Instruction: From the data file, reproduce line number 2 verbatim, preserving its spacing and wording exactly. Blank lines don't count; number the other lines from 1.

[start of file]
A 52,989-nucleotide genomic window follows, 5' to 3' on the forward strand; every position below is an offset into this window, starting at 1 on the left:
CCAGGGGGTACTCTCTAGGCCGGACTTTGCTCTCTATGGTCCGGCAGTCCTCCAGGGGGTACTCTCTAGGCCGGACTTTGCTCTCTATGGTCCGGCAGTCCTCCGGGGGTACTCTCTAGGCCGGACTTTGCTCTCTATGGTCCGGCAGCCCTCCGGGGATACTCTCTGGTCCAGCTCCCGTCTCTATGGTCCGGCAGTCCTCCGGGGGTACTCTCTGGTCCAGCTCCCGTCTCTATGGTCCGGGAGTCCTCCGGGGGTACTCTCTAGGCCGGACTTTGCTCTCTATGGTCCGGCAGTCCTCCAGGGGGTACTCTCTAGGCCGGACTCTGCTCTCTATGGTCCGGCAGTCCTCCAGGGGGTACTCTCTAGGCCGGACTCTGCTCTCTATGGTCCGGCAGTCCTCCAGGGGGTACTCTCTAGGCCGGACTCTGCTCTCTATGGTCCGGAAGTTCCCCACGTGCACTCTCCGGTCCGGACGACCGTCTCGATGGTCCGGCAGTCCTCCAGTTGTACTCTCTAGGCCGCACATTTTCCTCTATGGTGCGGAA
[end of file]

CCAGGGGGTACTCTCTAGGCCGGACTTTGCTCTCTATGGTCCGGCAGTCCTCCAGGGGGTACTCTCTAGGCCGGACTTTGCTCTCTATGGTCCGGCAGTCCTCCGGGGGTACTCTCTAGGCCGGACTTTGCTCTCTATGGTCCGGCAGCCCTCCGGGGATACTCTCTGGTCCAGCTCCCGTCTCTATGGTCCGGCAGTCCTCCGGGGGTACTCTCTGGTCCAGCTCCCGTCTCTATGGTCCGGGAGTCCTCCGGGGGTACTCTCTAGGCCGGACTTTGCTCTCTATGGTCCGGCAGTCCTCCAGGGGGTACTCTCTAGGCCGGACTCTGCTCTCTATGGTCCGGCAGTCCTCCAGGGGGTACTCTCTAGGCCGGACTCTGCTCTCTATGGTCCGGCAGTCCTCCAGGGGGTACTCTCTAGGCCGGACTCTGCTCTCTATGGTCCGGAAGTTCCCCACGTGCACTCTCCGGTCCGGACGACCGTCTCGATGGTCCGGCAGTCCTCCAGTTGTACTCTCTAGGCCGCACATTTTCCTCTATGGTGCGGAA